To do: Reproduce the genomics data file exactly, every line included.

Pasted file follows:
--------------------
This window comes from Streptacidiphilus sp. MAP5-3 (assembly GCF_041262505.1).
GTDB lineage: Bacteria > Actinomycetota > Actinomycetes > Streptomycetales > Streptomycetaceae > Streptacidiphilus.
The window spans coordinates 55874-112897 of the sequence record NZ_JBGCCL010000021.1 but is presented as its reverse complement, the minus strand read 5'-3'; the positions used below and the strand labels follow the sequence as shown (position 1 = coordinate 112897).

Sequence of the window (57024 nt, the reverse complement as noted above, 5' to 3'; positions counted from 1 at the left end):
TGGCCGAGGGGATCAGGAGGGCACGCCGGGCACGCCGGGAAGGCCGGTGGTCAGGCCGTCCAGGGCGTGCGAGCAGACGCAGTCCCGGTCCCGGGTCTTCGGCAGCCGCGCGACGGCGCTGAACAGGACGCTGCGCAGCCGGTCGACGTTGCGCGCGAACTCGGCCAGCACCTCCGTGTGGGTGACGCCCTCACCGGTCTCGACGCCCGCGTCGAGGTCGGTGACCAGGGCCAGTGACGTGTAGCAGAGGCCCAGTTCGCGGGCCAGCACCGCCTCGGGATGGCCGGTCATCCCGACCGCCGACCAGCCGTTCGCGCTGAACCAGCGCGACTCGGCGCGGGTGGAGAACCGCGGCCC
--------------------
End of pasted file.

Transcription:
This window comes from Streptacidiphilus sp. MAP5-3 (assembly GCF_041262505.1).
GTDB lineage: Bacteria > Actinomycetota > Actinomycetes > Streptomycetales > Streptomycetaceae > Streptacidiphilus.
The window spans coordinates 55874-112897 of the sequence record NZ_JBGCCL010000021.1 but is presented as its reverse complement, the minus strand read 5'-3'; the positions used below and the strand labels follow the sequence as shown (position 1 = coordinate 112897).

Sequence of the window (57024 nt, the reverse complement as noted above, 5' to 3'; positions counted from 1 at the left end):
TGGCCGAGGGGATCAGGAGGGCACGCCGGGCACGCCGGGAAGGCCGGTGGTCAGGCCGTCCAGGGCGTGCGAGCAGACGCAGTCCCGGTCCCGGGTCTTCGGCAGCCGCGCGACGGCGCTGAACAGGACGCTGCGCAGCCGGTCGACGTTGCGCGCGAACTCGGCCAGCACCTCCGTGTGGGTGACGCCCTCACCGGTCTCGACGCCCGCGTCGAGGTCGGTGACCAGGGCCAGTGACGTGTAGCAGAGGCCCAGTTCGCGGGCCAGCACCGCCTCGGGATGGCCGGTCATCCCGACCGCCGACCAGCCGTTCGCGCTGAACCAGCGCGACTCGGCGCGGGTGGAGAACCGCGGCCC